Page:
I just finished George Gissing’s The Odd Women, a novel I truly enjoyed. The footnotes made me laugh about the gap between Victorian and Victorianist readers (how was I supposed to know that *that* signified alcoholism? My that pregnancy came quickly) and was struck by how characters that seem to be protagonists at the beginning of the novel (Virginia & Alice Madden) become minor over time, while minor characters (Rhoda Nunn) become protagonists. There was also a shout-out to the nutritional value of an Irish diet of potatoes and milk, which I loved (the particular woman who celebrated it is the one who takes to the drink later in the novel).
I was especially struck about the novel’s musing on the politics of visibility given the current political climate where killing people (directly and indirectly) seems to go relatively unchallenged. Rhoda Nunn, champion of odd women everywhere, wishes “girls fell down and died of hunger in the streets, instead of creeping to their garrets and the hospitals. I should like to see their dead bodies collected together in some open place, for the crowd to stare at” (42). But she notes that even gathering the bodies together may have no effect, “Perhaps they might only congratulate each other that a few of the superfluous females had been struck off” (42).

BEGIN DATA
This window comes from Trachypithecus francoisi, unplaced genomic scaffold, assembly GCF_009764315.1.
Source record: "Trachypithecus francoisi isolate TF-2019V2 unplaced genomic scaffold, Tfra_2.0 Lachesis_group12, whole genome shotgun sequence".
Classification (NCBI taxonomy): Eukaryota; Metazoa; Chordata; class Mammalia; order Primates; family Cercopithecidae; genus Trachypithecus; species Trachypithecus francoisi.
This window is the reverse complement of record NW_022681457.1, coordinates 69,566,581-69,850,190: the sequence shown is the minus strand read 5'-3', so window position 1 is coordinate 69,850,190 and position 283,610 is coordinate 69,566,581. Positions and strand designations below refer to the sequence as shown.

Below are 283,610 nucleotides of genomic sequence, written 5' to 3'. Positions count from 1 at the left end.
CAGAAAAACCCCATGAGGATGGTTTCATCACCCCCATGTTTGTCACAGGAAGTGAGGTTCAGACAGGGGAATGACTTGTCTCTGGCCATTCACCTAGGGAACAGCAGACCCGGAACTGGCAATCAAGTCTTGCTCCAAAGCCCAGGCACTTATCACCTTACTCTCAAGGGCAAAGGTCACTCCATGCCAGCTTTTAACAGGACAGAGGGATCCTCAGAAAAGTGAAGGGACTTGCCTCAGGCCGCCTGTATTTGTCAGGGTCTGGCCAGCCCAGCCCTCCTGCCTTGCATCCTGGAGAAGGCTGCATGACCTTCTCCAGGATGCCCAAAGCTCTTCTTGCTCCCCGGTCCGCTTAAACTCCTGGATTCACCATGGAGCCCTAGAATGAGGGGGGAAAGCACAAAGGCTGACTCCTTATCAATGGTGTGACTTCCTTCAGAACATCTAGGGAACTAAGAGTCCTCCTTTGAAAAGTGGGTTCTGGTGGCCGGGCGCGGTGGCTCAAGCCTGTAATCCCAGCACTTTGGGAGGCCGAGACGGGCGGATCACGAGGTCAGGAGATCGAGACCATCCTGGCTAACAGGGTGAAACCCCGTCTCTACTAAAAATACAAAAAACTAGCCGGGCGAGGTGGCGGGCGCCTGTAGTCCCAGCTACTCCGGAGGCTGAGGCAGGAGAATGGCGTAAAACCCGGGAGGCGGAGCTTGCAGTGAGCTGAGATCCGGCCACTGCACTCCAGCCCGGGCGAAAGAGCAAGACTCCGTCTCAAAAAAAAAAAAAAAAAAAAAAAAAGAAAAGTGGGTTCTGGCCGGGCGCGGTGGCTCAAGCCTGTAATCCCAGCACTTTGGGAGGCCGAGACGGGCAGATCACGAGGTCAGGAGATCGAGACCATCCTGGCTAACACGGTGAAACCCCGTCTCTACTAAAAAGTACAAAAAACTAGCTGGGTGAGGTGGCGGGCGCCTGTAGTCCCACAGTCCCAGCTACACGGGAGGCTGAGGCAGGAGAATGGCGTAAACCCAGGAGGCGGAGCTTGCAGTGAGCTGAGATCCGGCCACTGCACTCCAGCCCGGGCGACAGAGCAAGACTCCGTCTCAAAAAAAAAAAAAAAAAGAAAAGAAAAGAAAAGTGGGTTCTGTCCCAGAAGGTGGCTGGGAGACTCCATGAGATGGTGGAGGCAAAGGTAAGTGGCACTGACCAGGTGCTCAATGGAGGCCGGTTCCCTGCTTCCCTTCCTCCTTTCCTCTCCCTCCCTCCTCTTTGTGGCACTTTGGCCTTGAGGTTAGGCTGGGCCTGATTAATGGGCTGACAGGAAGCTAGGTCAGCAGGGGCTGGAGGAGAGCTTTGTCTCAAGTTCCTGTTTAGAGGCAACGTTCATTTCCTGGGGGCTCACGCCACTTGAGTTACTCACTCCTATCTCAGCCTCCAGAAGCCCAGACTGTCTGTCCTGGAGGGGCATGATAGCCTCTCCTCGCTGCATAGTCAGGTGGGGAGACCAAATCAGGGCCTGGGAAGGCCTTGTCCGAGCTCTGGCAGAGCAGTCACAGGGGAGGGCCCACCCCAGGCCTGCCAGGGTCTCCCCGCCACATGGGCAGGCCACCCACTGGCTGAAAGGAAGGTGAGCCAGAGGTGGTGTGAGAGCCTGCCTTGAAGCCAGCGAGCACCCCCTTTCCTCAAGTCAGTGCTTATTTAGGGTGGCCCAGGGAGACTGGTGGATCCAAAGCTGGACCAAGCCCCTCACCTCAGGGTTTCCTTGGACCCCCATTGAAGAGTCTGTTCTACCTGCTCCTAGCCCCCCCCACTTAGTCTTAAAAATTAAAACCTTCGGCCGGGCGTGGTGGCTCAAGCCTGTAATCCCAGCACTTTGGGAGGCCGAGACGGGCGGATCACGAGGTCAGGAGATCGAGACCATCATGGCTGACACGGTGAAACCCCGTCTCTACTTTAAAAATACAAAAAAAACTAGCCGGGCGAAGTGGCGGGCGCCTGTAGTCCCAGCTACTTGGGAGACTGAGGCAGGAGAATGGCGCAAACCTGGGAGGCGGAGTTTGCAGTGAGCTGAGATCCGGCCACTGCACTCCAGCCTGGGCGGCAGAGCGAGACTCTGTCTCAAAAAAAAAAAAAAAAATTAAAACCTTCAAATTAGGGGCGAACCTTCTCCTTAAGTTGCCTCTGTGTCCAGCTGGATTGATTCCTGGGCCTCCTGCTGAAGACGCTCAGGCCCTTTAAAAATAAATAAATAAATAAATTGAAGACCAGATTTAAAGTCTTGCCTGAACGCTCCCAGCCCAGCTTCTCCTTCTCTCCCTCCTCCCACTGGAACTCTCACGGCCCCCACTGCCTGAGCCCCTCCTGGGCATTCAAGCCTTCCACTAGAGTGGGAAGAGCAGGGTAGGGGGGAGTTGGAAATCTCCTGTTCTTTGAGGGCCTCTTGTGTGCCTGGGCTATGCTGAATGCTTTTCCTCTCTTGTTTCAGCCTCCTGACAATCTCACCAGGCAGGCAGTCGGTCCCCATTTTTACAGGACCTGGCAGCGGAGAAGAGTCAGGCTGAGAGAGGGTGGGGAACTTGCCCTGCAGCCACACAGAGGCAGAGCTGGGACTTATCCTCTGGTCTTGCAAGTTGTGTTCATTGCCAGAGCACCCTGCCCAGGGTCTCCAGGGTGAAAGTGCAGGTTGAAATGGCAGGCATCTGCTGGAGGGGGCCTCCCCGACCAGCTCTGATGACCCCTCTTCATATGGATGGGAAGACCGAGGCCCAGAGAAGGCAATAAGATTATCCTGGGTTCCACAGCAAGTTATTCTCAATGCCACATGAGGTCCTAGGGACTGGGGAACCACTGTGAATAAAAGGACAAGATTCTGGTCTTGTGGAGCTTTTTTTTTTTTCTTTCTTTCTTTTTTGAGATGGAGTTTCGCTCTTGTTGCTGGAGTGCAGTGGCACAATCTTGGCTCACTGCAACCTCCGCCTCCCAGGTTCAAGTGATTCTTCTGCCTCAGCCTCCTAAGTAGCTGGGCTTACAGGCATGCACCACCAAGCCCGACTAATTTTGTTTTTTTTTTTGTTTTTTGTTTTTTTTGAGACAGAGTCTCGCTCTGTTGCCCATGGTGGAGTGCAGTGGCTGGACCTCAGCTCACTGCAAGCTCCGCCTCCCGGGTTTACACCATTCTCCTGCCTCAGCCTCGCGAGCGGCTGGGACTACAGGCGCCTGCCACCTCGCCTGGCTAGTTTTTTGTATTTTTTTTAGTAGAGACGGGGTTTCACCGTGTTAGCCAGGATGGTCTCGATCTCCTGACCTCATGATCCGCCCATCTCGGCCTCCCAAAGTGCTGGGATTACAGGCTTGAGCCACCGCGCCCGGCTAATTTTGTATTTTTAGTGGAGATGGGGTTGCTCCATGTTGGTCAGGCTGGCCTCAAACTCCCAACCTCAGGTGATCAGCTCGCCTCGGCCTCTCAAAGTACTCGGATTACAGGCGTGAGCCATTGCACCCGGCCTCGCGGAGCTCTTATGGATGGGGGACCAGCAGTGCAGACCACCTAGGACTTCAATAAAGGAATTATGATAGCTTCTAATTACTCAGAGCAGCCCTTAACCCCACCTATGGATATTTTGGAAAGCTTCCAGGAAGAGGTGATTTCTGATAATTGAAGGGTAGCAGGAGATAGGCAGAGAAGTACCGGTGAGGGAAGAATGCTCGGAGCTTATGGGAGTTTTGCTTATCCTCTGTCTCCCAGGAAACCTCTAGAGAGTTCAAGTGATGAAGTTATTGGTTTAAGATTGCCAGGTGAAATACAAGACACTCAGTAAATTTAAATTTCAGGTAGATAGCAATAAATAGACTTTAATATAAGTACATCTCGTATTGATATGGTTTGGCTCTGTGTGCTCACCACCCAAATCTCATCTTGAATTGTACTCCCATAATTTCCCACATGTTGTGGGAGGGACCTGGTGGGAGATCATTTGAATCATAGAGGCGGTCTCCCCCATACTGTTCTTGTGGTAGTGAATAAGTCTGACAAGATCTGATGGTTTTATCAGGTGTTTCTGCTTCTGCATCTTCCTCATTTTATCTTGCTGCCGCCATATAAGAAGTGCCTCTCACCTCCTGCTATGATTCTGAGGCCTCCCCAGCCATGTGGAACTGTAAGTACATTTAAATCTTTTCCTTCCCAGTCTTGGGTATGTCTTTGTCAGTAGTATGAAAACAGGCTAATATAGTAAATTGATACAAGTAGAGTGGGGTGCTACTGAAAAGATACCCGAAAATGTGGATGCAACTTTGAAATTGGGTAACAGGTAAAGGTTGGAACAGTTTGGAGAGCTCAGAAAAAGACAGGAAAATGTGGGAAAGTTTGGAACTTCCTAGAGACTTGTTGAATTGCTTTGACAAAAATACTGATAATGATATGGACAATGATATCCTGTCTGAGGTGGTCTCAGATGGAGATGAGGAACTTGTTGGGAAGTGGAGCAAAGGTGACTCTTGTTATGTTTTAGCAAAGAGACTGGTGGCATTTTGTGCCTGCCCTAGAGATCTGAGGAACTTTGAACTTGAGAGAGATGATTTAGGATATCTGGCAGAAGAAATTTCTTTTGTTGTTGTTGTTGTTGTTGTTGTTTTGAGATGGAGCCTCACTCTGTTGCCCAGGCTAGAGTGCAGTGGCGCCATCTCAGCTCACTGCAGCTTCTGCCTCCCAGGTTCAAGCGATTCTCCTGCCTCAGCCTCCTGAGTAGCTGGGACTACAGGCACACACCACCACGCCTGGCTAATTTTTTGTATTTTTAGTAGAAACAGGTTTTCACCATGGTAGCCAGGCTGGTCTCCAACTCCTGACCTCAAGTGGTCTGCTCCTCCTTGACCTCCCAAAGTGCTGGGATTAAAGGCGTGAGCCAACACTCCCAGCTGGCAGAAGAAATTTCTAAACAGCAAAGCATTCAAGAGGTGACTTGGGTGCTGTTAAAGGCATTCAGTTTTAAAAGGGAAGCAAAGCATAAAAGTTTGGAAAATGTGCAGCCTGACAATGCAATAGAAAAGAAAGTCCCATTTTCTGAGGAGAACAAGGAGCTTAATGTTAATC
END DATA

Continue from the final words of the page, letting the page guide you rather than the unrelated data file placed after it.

Her line makes me think about the mass grave ‘discovered’ at Tuam, which people knew existed long before, and the constant circulation of images and videos of Black people murdered by the police. Seeing does not mean knowing–it certainly does not mean intervening–and often it only intensifies the very logics that lead to mass death.